Markets need to be tapped for the export cycle to be complete.
You might claim to have the best products but if the market does not know, you remain in the same position.
Market-led production is a good starting point in which you find out what the market needs and then go ahead and produce it. This saves you from working in the dark. Rather, you operate with a clear focus and light at the end of the tunnel.
Whereas markets are important, it is more important for Uganda to have a strategy on how it wants to execute export trade. As a country, are we focusing regionally or globally?
Which particular agricultural products are we banking on to grow our exports? If the answer to these questions is everywhere and everything,
then there lies the problem.
Granted, we can actually export any product to any region. However, as a country we need to have a strategy which will allow us to invest scarce resources to grow that specific agricultural product.
The beauty of this is that when you promote one product, the other exports will ride on its success opening markets for a chain of other commodities.
Strategy should be made at both national and company level. A situational analysis must be made. What is the existing state of affairs? This can easily be done by doing a strategic analysis focusing on external and internal factors.
Internally, what are the strengths and weaknesses as a nation and company?
Externally, what are the opportunities and threats your company is likely to face? The acronym for this is SWOT — strengths, weaknesses, opportunities, threats.
This is an honest diagnosis of your present situation.
Its equivalent to going for a check-up at the hospital. Doctors will tell you what you are doing well and what needs improvement for you to enjoy good health. The same applies to the export business.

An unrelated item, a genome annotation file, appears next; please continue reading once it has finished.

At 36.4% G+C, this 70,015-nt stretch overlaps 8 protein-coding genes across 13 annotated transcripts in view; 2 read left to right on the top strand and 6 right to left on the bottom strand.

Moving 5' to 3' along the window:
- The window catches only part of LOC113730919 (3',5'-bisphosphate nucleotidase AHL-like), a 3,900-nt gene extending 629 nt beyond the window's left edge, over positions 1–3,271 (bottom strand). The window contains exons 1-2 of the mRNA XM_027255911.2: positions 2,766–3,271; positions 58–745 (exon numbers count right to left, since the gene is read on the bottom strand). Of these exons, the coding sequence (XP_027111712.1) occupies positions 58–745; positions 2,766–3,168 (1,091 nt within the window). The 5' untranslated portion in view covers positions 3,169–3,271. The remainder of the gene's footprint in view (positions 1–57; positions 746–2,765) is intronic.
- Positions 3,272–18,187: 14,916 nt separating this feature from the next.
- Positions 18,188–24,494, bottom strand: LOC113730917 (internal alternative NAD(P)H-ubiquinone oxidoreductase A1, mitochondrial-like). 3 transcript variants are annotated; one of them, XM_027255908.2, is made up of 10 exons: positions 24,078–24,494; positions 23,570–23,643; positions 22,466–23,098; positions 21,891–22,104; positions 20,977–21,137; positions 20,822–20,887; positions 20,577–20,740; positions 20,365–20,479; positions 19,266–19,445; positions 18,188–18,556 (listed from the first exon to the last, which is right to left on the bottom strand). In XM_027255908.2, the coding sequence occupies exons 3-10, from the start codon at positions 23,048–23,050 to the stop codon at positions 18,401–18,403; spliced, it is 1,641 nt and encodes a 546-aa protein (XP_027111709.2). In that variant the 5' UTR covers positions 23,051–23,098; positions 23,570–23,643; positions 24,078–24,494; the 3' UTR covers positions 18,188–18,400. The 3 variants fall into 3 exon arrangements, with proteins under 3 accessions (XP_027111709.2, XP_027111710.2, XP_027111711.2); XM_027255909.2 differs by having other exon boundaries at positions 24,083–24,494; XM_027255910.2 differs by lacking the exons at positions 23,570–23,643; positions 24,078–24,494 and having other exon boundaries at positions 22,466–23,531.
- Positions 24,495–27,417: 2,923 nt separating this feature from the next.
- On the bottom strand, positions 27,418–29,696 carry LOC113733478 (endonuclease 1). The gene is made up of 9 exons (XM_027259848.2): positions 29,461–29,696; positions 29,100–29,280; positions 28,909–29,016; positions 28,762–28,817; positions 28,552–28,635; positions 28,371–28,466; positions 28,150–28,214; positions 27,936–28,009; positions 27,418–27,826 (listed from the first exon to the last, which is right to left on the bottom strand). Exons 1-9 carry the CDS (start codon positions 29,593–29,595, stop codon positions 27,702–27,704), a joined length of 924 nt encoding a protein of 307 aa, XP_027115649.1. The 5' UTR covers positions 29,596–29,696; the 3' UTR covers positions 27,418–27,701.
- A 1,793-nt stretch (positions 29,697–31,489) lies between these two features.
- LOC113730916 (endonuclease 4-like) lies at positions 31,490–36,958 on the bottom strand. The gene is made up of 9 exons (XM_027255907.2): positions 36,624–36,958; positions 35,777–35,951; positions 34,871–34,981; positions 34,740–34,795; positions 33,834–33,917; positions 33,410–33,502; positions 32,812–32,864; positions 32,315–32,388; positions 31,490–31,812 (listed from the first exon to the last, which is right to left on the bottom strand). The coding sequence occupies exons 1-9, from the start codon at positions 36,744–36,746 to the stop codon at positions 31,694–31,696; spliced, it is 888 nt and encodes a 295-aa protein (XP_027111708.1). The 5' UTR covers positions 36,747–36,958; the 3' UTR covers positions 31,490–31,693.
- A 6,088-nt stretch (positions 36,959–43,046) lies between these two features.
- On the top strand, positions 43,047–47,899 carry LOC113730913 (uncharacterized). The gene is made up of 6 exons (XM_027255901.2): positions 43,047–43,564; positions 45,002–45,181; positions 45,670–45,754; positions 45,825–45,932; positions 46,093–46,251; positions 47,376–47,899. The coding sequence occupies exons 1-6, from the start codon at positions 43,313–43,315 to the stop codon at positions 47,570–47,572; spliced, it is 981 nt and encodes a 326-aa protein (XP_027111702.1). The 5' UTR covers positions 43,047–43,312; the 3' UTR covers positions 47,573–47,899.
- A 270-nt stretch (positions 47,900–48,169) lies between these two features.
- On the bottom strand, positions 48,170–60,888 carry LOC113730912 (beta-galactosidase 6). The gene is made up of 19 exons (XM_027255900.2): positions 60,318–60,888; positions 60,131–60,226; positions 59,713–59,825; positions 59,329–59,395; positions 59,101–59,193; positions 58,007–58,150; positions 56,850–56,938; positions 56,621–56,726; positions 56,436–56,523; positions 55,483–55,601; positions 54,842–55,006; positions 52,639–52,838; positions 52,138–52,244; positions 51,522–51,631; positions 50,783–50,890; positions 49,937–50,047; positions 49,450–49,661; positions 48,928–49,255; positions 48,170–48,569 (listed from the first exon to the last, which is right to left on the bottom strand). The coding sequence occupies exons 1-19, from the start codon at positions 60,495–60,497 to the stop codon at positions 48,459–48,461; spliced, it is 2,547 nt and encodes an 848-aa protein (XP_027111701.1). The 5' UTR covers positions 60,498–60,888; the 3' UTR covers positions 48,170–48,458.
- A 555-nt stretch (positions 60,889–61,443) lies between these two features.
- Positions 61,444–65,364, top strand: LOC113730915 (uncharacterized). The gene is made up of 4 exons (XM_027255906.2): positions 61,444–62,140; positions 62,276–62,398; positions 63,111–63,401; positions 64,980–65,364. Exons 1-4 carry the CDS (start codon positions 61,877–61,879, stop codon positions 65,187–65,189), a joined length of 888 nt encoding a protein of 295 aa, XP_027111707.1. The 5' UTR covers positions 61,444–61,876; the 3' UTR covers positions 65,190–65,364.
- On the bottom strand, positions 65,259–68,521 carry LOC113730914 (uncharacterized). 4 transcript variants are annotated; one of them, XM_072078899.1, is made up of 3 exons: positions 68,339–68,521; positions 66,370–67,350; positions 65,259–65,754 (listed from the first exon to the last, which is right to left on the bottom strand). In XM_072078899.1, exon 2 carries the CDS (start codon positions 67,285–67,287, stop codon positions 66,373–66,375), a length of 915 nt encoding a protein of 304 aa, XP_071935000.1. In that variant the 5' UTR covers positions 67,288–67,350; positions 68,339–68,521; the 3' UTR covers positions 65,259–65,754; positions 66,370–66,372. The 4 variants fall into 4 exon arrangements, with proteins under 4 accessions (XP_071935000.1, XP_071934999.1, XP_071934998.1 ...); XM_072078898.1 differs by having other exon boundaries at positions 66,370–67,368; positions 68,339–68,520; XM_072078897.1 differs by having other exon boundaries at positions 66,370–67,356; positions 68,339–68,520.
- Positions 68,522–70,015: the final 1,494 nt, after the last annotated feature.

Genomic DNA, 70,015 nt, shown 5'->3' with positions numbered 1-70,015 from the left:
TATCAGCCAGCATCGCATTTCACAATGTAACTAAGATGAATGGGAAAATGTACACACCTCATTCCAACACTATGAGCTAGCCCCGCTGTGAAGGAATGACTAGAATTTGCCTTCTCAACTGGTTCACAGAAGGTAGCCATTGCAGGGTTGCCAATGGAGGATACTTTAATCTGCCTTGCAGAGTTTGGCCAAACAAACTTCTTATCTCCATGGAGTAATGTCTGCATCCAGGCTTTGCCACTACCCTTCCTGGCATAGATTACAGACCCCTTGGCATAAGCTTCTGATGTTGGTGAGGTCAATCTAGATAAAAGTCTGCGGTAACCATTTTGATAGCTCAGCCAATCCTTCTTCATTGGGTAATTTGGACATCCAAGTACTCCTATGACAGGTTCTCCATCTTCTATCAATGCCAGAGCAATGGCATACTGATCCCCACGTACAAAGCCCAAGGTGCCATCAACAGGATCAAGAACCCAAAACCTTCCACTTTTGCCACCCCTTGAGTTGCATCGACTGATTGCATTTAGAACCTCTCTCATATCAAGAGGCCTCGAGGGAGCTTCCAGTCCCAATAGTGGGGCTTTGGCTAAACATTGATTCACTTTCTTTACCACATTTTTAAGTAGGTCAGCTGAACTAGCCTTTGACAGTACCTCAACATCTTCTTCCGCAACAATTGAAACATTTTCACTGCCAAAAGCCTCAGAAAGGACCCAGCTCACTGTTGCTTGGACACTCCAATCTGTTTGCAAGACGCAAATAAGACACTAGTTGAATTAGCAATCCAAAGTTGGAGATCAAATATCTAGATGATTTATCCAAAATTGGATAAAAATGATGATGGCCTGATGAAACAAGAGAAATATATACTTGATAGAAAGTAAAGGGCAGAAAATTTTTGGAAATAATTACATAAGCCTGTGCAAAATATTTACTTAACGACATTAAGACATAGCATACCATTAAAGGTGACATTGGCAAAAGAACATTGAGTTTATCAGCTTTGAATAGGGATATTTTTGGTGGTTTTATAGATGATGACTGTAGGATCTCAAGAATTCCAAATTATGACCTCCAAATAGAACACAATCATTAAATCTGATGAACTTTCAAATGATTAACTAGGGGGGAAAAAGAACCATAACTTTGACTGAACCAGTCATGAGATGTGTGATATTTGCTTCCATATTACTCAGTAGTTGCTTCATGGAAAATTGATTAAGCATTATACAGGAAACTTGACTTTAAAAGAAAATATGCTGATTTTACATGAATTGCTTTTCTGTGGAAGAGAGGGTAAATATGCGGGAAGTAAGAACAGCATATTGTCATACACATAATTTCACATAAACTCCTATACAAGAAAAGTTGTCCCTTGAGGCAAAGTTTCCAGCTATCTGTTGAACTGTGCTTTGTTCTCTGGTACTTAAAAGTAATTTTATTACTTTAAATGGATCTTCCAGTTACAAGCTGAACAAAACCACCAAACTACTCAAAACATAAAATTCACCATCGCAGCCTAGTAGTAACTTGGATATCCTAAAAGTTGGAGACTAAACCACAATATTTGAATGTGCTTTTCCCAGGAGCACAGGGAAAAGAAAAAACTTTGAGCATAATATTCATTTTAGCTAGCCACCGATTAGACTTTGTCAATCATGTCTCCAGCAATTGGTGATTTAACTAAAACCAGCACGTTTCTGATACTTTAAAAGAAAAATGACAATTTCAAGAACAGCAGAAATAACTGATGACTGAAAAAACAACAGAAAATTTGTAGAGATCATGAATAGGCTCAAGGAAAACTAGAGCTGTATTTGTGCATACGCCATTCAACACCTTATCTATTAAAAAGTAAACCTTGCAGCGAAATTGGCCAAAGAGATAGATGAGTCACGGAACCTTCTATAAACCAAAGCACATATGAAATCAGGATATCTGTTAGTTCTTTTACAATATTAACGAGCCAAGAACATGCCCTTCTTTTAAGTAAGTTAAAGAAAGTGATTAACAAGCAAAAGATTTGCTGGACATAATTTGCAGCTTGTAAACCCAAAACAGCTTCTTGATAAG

You need to understand your strong and weak points to have a leverage on the road ahead.
If you are into vegetable exports you will question the reliability of the out-growers in your database. Presence of a cold chain transport network from farm to the airport is also key.
Organic production to reduce and eliminate the risk of maximum residue levels (MRLs). Extension services to ensure that your farmers are not indiscriminately spraying pesticides. Preparation of seedlings, farm inputs, use of fertilisers and irrigation go a long way in the quality of final export products.
After the strategic analysis has been undertaken, export companies need to have; a vision, goals and objectives, strategic choices and actions.
What is the vision of your export company? What goals do you want to achieve in the short, medium and long term?
If Uganda experiences prolonged episodes of drought, will you abandon the idea of agro-exports or invest in rain water harvesting and irrigation equipment?
Are you in export business for the long journey or you just want to get a quick buck as it is done with sports betting? Strategic choices and actions need to be heightened so that you can build capacity for the final stage.
Source: New Vision